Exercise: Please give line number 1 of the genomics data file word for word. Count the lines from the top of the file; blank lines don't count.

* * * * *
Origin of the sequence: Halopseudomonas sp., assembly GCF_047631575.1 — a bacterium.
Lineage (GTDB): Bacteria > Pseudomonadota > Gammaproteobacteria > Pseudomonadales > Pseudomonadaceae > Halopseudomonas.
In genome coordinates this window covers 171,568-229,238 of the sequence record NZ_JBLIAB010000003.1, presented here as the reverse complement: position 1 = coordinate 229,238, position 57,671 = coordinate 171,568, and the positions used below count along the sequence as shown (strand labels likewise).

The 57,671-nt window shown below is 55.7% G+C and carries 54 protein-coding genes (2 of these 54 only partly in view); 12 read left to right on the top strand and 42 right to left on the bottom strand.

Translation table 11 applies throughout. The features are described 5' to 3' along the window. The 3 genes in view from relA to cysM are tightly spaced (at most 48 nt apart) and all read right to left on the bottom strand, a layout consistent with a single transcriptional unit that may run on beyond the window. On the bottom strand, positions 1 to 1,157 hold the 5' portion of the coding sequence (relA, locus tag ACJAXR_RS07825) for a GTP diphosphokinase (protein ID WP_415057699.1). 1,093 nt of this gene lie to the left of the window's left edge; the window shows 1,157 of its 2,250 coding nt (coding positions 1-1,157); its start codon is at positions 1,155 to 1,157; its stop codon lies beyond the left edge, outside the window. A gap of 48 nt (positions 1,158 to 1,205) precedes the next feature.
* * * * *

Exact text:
Origin of the sequence: Halopseudomonas sp., assembly GCF_047631575.1 — a bacterium.